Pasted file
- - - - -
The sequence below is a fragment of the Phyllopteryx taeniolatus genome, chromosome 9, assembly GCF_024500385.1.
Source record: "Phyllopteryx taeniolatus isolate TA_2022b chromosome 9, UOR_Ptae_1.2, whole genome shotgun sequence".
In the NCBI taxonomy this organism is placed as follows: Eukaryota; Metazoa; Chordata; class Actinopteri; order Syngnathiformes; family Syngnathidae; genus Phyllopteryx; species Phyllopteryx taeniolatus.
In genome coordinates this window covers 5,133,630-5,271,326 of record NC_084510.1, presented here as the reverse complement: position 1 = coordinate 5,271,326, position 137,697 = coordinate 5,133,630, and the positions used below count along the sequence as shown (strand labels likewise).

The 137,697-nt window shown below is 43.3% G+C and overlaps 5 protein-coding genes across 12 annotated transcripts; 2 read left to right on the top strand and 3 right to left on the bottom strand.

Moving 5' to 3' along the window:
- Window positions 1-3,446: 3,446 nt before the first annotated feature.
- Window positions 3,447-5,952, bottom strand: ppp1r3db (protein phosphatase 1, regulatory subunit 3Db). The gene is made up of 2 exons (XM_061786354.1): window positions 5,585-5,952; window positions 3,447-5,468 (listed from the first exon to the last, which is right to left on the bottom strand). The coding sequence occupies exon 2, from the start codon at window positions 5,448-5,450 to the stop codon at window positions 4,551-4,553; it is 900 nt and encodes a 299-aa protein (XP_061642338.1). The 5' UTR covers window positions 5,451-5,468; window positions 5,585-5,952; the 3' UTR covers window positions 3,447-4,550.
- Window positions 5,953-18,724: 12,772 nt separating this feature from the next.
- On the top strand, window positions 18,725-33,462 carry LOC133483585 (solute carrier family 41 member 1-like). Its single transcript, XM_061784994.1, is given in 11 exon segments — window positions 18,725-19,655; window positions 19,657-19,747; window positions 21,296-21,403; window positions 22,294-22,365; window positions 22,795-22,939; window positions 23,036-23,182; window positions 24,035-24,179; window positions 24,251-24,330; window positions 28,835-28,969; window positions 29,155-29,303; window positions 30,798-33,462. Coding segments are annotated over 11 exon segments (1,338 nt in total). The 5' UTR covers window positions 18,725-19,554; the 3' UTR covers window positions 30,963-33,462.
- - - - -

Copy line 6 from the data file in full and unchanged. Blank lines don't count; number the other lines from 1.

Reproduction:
Moving 5' to 3' along the window: